Top local destinations

Rich in history, steeped in tradition and chock-full of fun, Eastern Virginia is loaded with visitor attractions and activities, making the area an ideal vacation spot for travelers. Here's an overview of some of the area's most popular things to see and do. We invite you to use our search forms to find upcoming events and even more great reasons to visit.

Busch Gardens Williamsburg is a 360-acre theme park with rides, shows and other attractions in nine re-created European hamlets. Other areas amusement parks include Water Country USA, near Williamsburg; Ocean Breeze Fun Park, in Virginia Beach; and Paramount's Kings Dominion, north of Richmond.

Museums and historical sites
The Peninsula and Williamsburg

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Colonial Williamsburg
is the world's largest outdoor museum, featuring 88 original Colonial dwellings, shops and outbuildings, hundreds of authentically reconstructed buildings, elaborate gardens, period crafts and cultural demonstrations. What to see there

At the site of the first permanent English settlement in the New World, archeologists on Historic Jamestowne are uncovering remains of the colonists' first fort. The island also offers a museum, a visitors center and costumed craftsmen demonstrating the art of 17th-century glassblowing. At Jamestown Settlement you'll find a re-creation of the fort built by settlers in 1607, a 17th-century Indian village and replicas of the sailing ships Susan Constant, Godspeed and Discovery.

The Yorktown Victory Monument commemorates the victory over the British and serves as the backdrop for fireworks, concerts and other celebrations. Nearby, at the Yorktown Victory Center, exhibits, film and a living history encampment describe the events leading up to the American and French victory over the British under Lord Cornwallis.

The Mariners Museum contains one of the world's great collections of maritime artifacts, ship models, maritime paintings and decorative arts. The Hampton University Museum features changing exhibits of African-American and Native American art, plus one of the nation's leading permanent collections of African and African-American art. What to see there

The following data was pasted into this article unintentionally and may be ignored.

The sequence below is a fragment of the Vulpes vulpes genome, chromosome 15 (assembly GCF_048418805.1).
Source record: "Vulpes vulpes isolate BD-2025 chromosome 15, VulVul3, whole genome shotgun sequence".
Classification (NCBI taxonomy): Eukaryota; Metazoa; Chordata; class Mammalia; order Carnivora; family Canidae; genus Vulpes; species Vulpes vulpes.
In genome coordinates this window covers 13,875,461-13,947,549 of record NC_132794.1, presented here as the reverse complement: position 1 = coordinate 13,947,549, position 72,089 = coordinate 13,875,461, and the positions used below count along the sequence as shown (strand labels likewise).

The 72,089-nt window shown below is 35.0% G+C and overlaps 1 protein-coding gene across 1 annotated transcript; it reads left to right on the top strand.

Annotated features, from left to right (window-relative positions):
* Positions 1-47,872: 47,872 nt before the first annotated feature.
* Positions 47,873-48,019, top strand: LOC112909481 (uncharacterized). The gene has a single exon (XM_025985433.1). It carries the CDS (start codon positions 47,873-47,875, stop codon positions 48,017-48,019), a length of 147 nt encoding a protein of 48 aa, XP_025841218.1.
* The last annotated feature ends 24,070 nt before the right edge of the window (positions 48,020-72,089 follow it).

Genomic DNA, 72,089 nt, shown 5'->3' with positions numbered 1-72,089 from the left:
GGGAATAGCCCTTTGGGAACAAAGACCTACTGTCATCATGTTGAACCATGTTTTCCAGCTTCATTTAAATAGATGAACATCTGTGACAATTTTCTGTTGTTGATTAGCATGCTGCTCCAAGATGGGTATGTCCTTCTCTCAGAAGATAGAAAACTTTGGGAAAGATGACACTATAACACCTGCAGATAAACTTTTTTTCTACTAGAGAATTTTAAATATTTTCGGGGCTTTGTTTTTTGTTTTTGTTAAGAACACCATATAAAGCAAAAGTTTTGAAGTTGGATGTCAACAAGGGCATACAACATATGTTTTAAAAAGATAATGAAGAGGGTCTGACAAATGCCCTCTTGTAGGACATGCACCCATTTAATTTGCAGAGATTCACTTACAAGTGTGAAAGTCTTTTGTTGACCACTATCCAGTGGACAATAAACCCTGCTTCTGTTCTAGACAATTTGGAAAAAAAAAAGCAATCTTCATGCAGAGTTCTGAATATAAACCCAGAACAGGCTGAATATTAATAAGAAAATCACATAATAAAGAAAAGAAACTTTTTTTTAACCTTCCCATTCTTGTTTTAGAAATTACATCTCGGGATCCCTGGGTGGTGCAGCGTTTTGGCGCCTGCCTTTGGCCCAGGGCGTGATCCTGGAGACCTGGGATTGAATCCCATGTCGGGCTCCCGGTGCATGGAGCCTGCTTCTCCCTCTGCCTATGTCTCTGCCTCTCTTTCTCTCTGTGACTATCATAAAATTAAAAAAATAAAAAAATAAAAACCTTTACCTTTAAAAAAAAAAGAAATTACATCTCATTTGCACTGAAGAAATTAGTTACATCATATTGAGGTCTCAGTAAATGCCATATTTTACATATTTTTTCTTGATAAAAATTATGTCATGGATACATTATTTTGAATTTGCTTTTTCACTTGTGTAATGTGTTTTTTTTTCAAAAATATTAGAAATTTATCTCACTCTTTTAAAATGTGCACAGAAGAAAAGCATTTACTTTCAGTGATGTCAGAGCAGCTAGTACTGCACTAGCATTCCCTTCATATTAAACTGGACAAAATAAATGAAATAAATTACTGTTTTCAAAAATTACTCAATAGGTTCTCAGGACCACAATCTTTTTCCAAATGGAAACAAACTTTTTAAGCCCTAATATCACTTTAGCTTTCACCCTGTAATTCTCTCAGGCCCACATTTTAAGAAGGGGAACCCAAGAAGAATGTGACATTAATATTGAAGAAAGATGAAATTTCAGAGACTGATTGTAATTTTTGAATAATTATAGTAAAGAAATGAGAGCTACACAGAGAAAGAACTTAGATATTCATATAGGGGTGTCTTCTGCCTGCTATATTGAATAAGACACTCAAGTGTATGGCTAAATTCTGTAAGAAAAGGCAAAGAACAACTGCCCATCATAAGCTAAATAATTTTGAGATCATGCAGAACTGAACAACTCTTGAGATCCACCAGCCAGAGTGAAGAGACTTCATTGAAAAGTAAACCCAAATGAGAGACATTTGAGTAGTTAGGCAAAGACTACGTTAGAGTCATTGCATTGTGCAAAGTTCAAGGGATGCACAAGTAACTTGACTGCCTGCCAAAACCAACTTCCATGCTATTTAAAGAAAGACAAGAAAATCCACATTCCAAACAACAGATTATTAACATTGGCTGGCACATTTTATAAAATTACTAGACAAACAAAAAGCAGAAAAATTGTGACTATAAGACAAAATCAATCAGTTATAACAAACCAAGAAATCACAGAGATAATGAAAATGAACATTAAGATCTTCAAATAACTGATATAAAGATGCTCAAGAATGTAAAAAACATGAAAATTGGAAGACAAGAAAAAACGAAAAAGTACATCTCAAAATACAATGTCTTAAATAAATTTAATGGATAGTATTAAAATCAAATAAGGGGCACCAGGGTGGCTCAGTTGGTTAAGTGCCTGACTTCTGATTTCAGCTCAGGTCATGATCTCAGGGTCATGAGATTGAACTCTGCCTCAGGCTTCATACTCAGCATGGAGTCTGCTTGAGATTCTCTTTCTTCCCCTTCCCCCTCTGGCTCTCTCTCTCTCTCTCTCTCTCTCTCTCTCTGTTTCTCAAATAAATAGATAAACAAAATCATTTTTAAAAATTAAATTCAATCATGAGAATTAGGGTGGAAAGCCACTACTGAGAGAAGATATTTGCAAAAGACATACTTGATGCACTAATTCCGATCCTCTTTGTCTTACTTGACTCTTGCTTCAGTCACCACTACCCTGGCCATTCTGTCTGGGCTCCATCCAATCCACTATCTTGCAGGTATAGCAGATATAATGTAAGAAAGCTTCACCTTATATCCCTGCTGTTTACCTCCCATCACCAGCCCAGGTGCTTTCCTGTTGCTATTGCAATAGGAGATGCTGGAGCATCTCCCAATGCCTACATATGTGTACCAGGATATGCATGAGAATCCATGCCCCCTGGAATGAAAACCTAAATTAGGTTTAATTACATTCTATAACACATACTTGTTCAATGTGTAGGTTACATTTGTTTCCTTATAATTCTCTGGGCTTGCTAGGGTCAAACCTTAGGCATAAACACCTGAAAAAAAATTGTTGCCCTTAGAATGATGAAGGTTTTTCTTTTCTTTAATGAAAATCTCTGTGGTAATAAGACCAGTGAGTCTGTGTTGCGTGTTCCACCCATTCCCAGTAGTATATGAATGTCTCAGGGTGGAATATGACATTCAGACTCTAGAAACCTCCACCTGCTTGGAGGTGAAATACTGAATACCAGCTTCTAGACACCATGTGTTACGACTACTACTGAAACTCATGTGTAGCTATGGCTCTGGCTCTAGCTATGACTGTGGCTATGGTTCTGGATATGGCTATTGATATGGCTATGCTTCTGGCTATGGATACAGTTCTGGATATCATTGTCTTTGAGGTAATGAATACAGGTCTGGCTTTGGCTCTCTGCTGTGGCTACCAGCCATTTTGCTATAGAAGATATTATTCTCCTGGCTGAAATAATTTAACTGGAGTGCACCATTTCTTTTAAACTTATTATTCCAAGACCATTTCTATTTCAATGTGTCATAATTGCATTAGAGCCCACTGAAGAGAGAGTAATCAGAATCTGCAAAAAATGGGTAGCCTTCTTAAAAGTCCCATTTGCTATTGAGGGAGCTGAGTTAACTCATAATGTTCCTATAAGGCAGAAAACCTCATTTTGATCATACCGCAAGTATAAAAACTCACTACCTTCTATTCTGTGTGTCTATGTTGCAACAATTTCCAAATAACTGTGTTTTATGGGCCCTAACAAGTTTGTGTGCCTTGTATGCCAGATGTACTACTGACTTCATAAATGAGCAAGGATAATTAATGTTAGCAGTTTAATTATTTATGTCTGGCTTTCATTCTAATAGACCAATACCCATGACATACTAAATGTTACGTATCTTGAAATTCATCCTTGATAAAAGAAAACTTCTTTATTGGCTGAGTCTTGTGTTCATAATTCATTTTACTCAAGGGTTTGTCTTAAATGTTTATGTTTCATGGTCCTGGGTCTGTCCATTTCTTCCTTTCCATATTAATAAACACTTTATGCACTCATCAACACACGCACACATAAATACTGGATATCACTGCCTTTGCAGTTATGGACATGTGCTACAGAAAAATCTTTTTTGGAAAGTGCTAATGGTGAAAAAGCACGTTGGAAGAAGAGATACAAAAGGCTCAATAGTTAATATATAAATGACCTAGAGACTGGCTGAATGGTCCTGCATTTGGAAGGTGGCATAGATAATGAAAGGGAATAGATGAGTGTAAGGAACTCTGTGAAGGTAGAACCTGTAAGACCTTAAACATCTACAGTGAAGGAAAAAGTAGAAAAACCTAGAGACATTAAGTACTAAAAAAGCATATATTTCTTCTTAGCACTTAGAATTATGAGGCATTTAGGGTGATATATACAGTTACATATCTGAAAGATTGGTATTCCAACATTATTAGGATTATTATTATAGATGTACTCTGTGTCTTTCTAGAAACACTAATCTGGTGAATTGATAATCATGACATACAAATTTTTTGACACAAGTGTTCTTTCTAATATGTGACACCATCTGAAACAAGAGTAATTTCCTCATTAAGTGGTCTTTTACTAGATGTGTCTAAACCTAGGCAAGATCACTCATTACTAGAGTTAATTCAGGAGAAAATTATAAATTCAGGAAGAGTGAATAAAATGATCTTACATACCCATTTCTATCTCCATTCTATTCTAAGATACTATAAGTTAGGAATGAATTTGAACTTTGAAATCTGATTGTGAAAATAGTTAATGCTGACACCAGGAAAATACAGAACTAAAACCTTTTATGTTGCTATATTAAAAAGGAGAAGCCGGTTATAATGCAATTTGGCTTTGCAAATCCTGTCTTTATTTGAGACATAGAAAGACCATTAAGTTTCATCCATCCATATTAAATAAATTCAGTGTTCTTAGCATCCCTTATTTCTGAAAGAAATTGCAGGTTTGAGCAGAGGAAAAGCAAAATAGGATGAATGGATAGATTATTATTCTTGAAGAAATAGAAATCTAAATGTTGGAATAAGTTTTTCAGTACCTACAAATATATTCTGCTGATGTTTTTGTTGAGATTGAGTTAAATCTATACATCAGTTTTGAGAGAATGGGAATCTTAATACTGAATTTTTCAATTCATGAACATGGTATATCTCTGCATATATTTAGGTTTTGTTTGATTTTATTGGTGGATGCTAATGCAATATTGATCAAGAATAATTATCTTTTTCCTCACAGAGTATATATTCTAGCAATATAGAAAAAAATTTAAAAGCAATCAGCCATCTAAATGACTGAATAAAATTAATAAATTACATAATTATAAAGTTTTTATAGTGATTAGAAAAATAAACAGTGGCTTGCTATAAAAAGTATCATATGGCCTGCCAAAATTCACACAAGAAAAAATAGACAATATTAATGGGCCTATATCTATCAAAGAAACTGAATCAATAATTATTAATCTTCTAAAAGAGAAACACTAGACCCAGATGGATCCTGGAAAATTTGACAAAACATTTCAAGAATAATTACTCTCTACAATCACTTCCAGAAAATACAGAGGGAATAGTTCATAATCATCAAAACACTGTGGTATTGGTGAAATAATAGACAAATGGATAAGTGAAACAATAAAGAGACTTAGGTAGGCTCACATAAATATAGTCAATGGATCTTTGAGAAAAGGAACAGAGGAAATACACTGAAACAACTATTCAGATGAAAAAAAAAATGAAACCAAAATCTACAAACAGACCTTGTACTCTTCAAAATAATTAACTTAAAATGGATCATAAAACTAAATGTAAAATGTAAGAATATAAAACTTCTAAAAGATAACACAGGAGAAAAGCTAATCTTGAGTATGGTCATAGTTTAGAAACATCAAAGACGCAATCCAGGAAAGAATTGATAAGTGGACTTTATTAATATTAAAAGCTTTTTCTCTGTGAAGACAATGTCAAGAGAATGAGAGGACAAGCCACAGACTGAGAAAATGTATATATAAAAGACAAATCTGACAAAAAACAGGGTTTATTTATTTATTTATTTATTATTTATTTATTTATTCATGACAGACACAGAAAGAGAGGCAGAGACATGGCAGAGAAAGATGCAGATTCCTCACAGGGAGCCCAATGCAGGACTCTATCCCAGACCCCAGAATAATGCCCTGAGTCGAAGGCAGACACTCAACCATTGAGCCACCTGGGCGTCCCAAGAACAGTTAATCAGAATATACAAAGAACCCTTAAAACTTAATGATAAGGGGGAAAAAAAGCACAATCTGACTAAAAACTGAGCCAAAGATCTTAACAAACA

The Virginia Air & Space Center traces the history of the area from the first landing of the English colonists to the NASA research that helped put men on the moon. The Virginia Living Museum features the natural habitats of native Virginia animals such as otters, eagles, bobcats and foxes in the outdoor area of the museum. Inside the museum are more exhibits and a planetarium. The Virginia War Museum, which houses one of the nation's largest collections of military artifacts, features uniforms, weapons, posters, photographs, insignia, vehicles and accouterments of U.S. military history from 1775 to the present.

See our guide to Downtown Hampton


The Chrysler Museum of Art exhibits contemporary and period art plus a permanent collection of more than 30,000 objects, including a world-renowned collection of glass and important holdings in Italian baroque art and 19th-century French paintings. What to see there

The MacArthur Memorial Museum is an exhibit, library and theater complex featuring memorabilia, archives and film on the life of Gen. Douglas MacArthur. The high-tech interactive exhibits at

Nauticus, the National Maritime Center, give this new $52 million attraction the characteristics of both a museum and a theme park. Nauticus is also home of the battleship USS Wisconsin.

See our guide to Downtown Norfolk.


The Children's Museum of Virginia features more than 65 hands-on exhibits focusing on natural science and probes into magnetism, sound, light, electricity, computers, the environment and solar system. The museum also has a 64-seat planetarium.

See our guide to Olde Towne Portsmouth.

Virginia Beach

The Virginia Marine Science Museum features more than 800,000 gallons of aquariums and live animal habitats, over 300 hands-on exhibits, an outdoor aviary, 10 acres of marsh habitat and a 1/3-mile nature trail.


The Edgar Allan Poe Museum features the life and career of Edgar Allan Poe, documenting his accomplishments with pictures, relics, and verse, and focusing on his many years in Richmond. A highlight of the Museum of the Confederacy is the more than 100 artifacts and letters in the exhibit "The Hope of Eight Million People: The Confederate Soldier." The Science Museum of Virginia contains over 250 permanent hands-on exhibits designed to encourage visitors of all ages to experiment, learn, explore, and delve into scientific concepts.

Outer Banks of North Carolina

Roanoke Island Festival Park explores the island's role in history, including England's first attempt to colonize North America. Attractions include the Elizabeth II, a representative 16th century sailing vessel; "The Legend of Two Path," a docu-drama about the Native Americans of Roanoke Island; and the 8,500-square-foot exhibit hall. The Wright Brothers National Memorial is the site of the first powered airplane flight, in 1903, and offers a replica of the plane and other exhibits, including a reconstruction of the Wrights' camp. The impressive granite monument atop Big Kill Devil Hill is a local landmark.

See our guide to the Outer Banks.